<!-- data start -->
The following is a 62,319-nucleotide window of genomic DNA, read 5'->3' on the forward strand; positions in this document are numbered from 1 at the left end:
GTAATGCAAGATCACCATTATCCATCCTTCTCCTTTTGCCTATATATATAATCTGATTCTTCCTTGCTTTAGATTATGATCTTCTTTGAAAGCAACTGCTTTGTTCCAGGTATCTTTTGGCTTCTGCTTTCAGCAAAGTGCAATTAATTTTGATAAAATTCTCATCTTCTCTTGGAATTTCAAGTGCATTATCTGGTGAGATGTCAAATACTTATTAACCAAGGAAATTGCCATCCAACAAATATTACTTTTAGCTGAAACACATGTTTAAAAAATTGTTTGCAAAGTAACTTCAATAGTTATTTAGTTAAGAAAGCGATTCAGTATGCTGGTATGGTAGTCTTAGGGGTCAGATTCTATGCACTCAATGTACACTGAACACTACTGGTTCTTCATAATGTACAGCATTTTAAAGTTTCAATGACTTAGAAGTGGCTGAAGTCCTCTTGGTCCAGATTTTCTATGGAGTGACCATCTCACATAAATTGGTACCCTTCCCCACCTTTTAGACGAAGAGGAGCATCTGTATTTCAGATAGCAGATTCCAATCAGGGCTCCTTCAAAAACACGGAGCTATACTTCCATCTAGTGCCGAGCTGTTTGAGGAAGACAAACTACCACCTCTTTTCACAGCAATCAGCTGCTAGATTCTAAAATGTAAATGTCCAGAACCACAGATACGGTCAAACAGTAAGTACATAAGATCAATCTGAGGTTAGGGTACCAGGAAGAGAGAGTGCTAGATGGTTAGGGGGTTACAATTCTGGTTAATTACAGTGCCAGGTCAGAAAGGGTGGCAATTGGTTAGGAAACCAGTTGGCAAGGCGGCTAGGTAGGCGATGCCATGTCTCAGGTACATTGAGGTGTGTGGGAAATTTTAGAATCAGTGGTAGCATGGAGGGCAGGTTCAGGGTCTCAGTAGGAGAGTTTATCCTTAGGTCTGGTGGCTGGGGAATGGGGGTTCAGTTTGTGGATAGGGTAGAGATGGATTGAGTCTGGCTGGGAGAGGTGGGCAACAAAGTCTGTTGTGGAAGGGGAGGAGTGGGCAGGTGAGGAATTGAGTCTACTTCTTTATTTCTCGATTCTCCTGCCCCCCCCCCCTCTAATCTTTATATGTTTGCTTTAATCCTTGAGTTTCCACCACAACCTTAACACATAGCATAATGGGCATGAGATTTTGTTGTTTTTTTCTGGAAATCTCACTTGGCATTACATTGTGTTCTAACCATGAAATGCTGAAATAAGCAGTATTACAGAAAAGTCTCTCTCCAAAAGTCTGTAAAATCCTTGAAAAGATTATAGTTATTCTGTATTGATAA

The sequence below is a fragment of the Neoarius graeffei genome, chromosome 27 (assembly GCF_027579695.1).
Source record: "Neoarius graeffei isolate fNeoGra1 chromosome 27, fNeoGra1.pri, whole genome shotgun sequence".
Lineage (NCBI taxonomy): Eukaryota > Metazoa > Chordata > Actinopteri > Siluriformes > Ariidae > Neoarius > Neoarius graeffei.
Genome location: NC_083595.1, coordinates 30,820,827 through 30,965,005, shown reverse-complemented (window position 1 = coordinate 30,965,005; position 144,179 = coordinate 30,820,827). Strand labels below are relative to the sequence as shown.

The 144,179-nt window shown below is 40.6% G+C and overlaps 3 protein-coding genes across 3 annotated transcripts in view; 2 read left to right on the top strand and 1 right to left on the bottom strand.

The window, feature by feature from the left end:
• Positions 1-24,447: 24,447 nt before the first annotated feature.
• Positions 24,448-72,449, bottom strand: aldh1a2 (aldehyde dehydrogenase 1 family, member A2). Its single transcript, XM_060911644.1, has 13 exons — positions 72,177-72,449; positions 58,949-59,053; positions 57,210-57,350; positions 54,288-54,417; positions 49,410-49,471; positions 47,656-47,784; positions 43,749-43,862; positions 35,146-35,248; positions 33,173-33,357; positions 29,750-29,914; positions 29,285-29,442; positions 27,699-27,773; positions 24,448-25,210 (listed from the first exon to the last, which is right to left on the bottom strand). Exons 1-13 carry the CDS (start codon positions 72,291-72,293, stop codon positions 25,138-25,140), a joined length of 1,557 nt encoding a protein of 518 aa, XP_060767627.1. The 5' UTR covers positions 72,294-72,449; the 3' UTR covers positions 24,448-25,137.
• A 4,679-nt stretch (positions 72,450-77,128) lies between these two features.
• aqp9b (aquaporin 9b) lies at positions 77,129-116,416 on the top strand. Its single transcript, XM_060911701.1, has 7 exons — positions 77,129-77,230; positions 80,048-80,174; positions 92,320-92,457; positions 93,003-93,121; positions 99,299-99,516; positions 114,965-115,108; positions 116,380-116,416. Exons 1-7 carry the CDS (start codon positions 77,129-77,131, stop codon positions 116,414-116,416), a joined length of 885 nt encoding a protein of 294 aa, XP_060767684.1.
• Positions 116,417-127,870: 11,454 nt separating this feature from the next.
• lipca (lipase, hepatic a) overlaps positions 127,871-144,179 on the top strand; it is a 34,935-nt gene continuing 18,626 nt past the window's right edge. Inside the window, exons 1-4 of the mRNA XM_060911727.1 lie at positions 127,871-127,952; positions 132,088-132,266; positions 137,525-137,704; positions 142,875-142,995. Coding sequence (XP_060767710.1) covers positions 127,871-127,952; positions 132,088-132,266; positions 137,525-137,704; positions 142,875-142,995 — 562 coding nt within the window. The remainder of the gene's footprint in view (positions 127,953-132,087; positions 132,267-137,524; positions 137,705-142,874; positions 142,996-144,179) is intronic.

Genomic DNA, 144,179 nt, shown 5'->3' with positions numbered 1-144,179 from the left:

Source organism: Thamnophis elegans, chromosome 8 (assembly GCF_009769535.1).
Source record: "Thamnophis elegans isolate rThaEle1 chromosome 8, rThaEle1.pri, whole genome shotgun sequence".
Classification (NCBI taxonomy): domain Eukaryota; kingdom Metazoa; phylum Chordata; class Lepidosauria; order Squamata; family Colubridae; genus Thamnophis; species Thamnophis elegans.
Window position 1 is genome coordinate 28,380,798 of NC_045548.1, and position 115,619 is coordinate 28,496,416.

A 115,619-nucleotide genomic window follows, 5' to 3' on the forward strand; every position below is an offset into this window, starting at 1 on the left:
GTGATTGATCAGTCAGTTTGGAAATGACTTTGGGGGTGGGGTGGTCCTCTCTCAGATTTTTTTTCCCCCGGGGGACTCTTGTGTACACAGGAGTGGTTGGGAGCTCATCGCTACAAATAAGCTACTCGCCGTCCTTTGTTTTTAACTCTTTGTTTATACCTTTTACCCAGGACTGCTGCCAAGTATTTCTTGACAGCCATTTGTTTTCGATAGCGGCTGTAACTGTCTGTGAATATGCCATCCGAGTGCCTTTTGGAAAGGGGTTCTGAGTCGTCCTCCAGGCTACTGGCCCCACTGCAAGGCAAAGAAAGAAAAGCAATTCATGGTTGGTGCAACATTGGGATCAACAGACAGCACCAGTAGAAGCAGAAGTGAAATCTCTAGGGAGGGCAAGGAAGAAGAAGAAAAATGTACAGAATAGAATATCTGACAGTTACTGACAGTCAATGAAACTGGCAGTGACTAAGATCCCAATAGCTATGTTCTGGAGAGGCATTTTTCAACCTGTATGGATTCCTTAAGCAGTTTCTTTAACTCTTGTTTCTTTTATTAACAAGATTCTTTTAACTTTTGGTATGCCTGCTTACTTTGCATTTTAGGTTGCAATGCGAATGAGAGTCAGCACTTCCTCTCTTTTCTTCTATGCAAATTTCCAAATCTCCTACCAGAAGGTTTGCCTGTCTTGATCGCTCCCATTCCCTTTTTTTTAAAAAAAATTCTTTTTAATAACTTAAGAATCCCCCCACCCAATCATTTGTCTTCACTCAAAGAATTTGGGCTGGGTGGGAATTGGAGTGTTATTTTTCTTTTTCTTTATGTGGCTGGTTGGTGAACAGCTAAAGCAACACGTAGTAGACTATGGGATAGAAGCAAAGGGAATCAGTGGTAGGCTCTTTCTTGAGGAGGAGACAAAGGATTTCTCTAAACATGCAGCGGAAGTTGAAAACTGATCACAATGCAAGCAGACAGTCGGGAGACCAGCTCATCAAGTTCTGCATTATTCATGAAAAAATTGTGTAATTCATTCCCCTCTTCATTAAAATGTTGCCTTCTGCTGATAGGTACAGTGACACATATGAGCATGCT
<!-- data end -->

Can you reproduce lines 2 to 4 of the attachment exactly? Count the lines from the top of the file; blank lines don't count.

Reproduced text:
GTAATGCAAGATCACCATTATCCATCCTTCTCCTTTTGCCTATATATATAATCTGATTCTTCCTTGCTTTAGATTATGATCTTCTTTGAAAGCAACTGCTTTGTTCCAGGTATCTTTTGGCTTCTGCTTTCAGCAAAGTGCAATTAATTTTGATAAAATTCTCATCTTCTCTTGGAATTTCAAGTGCATTATCTGGTGAGATGTCAAATACTTATTAACCAAGGAAATTGCCATCCAACAAATATTACTTTTAGCTGAAACACATGTTTAAAAAATTGTTTGCAAAGTAACTTCAATAGTTATTTAGTTAAGAAAGCGATTCAGTATGCTGGTATGGTAGTCTTAGGGGTCAGATTCTATGCACTCAATGTACACTGAACACTACTGGTTCTTCATAATGTACAGCATTTTAAAGTTTCAATGACTTAGAAGTGGCTGAAGTCCTCTTGGTCCAGATTTTCTATGGAGTGACCATCTCACATAAATTGGTACCCTTCCCCACCTTTTAGACGAAGAGGAGCATCTGTATTTCAGATAGCAGATTCCAATCAGGGCTCCTTCAAAAACACGGAGCTATACTTCCATCTAGTGCCGAGCTGTTTGAGGAAGACAAACTACCACCTCTTTTCACAGCAATCAGCTGCTAGATTCTAAAATGTAAATGTCCAGAACCACAGATACGGTCAAACAGTAAGTACATAAGATCAATCTGAGGTTAGGGTACCAGGAAGAGAGAGTGCTAGATGGTTAGGGGGTTACAATTCTGGTTAATTACAGTGCCAGGTCAGAAAGGGTGGCAATTGGTTAGGAAACCAGTTGGCAAGGCGGCTAGGTAGGCGATGCCATGTCTCAGGTACATTGAGGTGTGTGGGAAATTTTAGAATCAGTGGTAGCATGGAGGGCAGGTTCAGGGTCTCAGTAGGAGAGTTTATCCTTAGGTCTGGTGGCTGGGGAATGGGGGTTCAGTTTGTGGATAGGGTAGAGATGGATTGAGTCTGGCTGGGAGAGGTGGGCAACAAAGTCTGTTGTGGAAGGGGAGGAGTGGGCAGGTGAGGAATTGAGTCTACTTCTTTATTTCTCGATTCTCCTGCCCCCCCCCCCTCTAATCTTTATATGTTTGCTTTAATCCTTGAGTTTCCACCACAACCTTAACACATAGCATAATGGGCATGAGATTTTGTTGTTTTTTTCTGGAAATCTCACTTGGCATTACATTGTGTTCTAACCATGAAATGCTGAAATAAGCAGTATTACAGAAAAGTCTCTCTCCAAAAGTCTGTAAAATCCTTGAAAAGATTATAGTTATTCTGTATTGATAA

The sequence below is a fragment of the Neoarius graeffei genome, chromosome 27 (assembly GCF_027579695.1).
Source record: "Neoarius graeffei isolate fNeoGra1 chromosome 27, fNeoGra1.pri, whole genome shotgun sequence".